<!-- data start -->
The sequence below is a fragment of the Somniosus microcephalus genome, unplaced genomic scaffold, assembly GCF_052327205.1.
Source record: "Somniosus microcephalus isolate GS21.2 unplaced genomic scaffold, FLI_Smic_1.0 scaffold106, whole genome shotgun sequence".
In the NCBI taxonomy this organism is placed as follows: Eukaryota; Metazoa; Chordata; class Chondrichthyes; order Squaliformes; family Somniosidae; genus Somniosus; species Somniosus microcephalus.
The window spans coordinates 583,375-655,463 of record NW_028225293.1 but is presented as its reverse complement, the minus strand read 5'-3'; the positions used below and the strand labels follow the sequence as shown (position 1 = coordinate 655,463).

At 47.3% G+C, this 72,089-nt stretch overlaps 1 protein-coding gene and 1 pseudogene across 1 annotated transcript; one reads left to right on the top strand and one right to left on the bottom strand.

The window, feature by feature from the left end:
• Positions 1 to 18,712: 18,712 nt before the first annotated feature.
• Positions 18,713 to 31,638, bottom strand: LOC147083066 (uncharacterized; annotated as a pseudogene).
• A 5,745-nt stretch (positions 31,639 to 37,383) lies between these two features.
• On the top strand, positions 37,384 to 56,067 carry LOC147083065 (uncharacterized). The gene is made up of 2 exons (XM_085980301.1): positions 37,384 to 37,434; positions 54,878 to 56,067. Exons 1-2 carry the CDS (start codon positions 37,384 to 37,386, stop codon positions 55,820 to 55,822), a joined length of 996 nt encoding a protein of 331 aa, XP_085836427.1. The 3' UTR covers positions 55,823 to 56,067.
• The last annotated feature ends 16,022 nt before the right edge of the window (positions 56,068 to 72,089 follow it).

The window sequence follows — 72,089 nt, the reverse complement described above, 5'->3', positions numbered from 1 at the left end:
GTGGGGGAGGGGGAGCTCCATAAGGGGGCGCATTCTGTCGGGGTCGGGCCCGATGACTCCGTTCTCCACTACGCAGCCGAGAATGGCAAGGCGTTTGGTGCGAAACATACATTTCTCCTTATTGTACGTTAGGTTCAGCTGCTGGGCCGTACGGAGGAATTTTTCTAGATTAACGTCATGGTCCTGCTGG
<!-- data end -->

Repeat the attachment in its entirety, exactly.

The sequence below is a fragment of the Somniosus microcephalus genome, unplaced genomic scaffold, assembly GCF_052327205.1.
Source record: "Somniosus microcephalus isolate GS21.2 unplaced genomic scaffold, FLI_Smic_1.0 scaffold106, whole genome shotgun sequence".
In the NCBI taxonomy this organism is placed as follows: Eukaryota; Metazoa; Chordata; class Chondrichthyes; order Squaliformes; family Somniosidae; genus Somniosus; species Somniosus microcephalus.
The window spans coordinates 583,375-655,463 of record NW_028225293.1 but is presented as its reverse complement, the minus strand read 5'-3'; the positions used below and the strand labels follow the sequence as shown (position 1 = coordinate 655,463).

At 47.3% G+C, this 72,089-nt stretch overlaps 1 protein-coding gene and 1 pseudogene across 1 annotated transcript; one reads left to right on the top strand and one right to left on the bottom strand.

The window, feature by feature from the left end:
• Positions 1 to 18,712: 18,712 nt before the first annotated feature.
• Positions 18,713 to 31,638, bottom strand: LOC147083066 (uncharacterized; annotated as a pseudogene).
• A 5,745-nt stretch (positions 31,639 to 37,383) lies between these two features.
• On the top strand, positions 37,384 to 56,067 carry LOC147083065 (uncharacterized). The gene is made up of 2 exons (XM_085980301.1): positions 37,384 to 37,434; positions 54,878 to 56,067. Exons 1-2 carry the CDS (start codon positions 37,384 to 37,386, stop codon positions 55,820 to 55,822), a joined length of 996 nt encoding a protein of 331 aa, XP_085836427.1. The 3' UTR covers positions 55,823 to 56,067.
• The last annotated feature ends 16,022 nt before the right edge of the window (positions 56,068 to 72,089 follow it).

The window sequence follows — 72,089 nt, the reverse complement described above, 5'->3', positions numbered from 1 at the left end:
GTGGGGGAGGGGGAGCTCCATAAGGGGGCGCATTCTGTCGGGGTCGGGCCCGATGACTCCGTTCTCCACTACGCAGCCGAGAATGGCAAGGCGTTTGGTGCGAAACATACATTTCTCCTTATTGTACGTTAGGTTCAGCTGCTGGGCCGTACGGAGGAATTTTTCTAGATTAACGTCATGGTCCTGCTGG